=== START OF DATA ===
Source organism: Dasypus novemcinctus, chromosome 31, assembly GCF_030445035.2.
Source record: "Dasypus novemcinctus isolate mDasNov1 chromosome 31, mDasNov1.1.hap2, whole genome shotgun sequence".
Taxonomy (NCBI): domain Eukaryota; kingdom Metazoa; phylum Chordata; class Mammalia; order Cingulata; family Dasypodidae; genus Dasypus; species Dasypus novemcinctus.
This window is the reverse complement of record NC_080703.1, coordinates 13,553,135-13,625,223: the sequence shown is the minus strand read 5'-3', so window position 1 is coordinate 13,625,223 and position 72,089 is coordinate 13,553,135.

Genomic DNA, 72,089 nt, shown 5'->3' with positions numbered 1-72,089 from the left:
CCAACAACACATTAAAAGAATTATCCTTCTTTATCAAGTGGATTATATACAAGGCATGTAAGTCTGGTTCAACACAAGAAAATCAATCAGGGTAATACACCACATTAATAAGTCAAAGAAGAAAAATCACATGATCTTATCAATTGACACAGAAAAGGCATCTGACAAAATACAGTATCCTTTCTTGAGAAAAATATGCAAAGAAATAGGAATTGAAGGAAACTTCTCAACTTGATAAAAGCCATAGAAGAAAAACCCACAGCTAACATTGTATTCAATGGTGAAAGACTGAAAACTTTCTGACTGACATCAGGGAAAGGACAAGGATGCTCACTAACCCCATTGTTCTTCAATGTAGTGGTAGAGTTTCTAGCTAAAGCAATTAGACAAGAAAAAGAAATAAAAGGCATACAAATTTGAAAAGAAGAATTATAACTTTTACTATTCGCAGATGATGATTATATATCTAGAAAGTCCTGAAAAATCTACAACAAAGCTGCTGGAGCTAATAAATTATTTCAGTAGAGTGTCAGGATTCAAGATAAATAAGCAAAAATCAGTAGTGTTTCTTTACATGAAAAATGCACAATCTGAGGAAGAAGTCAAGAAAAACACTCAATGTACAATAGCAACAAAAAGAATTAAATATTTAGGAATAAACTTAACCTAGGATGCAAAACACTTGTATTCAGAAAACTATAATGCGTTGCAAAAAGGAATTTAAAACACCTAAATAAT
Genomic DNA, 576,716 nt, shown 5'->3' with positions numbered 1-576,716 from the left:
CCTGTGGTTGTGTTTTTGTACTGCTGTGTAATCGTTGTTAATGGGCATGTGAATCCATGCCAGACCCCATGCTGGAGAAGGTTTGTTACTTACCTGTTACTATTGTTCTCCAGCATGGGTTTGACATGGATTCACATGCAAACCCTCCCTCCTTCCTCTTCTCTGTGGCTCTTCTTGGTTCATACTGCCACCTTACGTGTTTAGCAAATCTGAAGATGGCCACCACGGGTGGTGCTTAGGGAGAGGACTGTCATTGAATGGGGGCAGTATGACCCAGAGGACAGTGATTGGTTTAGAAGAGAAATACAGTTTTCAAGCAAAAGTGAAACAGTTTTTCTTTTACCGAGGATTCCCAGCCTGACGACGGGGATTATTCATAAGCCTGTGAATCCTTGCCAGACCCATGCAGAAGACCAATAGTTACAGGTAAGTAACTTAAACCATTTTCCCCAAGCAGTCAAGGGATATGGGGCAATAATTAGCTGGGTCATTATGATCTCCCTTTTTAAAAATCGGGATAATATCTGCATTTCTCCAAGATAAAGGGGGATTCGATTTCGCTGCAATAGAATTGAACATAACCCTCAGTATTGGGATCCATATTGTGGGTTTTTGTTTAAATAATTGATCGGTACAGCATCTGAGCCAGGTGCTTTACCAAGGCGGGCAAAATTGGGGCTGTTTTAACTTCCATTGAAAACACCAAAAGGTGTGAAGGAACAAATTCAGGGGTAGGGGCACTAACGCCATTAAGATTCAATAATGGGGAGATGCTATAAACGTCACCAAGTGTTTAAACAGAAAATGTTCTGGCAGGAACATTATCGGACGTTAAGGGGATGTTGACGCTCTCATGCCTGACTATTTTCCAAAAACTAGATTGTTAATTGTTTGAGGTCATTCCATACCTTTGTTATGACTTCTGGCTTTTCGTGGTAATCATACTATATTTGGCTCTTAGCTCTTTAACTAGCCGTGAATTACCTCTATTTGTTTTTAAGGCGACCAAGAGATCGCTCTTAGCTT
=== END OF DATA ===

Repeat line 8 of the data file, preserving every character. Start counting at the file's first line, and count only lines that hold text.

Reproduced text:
CCTGTGGTTGTGTTTTTGTACTGCTGTGTAATCGTTGTTAATGGGCATGTGAATCCATGCCAGACCCCATGCTGGAGAAGGTTTGTTACTTACCTGTTACTATTGTTCTCCAGCATGGGTTTGACATGGATTCACATGCAAACCCTCCCTCCTTCCTCTTCTCTGTGGCTCTTCTTGGTTCATACTGCCACCTTACGTGTTTAGCAAATCTGAAGATGGCCACCACGGGTGGTGCTTAGGGAGAGGACTGTCATTGAATGGGGGCAGTATGACCCAGAGGACAGTGATTGGTTTAGAAGAGAAATACAGTTTTCAAGCAAAAGTGAAACAGTTTTTCTTTTACCGAGGATTCCCAGCCTGACGACGGGGATTATTCATAAGCCTGTGAATCCTTGCCAGACCCATGCAGAAGACCAATAGTTACAGGTAAGTAACTTAAACCATTTTCCCCAAGCAGTCAAGGGATATGGGGCAATAATTAGCTGGGTCATTATGATCTCCCTTTTTAAAAATCGGGATAATATCTGCATTTCTCCAAGATAAAGGGGGATTCGATTTCGCTGCAATAGAATTGAACATAACCCTCAGTATTGGGATCCATATTGTGGGTTTTTGTTTAAATAATTGATCGGTACAGCATCTGAGCCAGGTGCTTTACCAAGGCGGGCAAAATTGGGGCTGTTTTAACTTCCATTGAAAACACCAAAAGGTGTGAAGGAACAAATTCAGGGGTAGGGGCACTAACGCCATTAAGATTCAATAATGGGGAGATGCTATAAACGTCACCAAGTGTTTAAACAGAAAATGTTCTGGCAGGAACATTATCGGACGTTAAGGGGATGTTGACGCTCTCATGCCTGACTATTTTCCAAAAACTAGATTGTTAATTGTTTGAGGTCATTCCATACCTTTGTTATGACTTCTGGCTTTTCGTGGTAATCATACTATATTTGGCTCTTAGCTCTTTAACTAGCCGTGAATTACCTCTATTTGTTTTTAAGGCGACCAAGAGATCGCTCTTAGCTT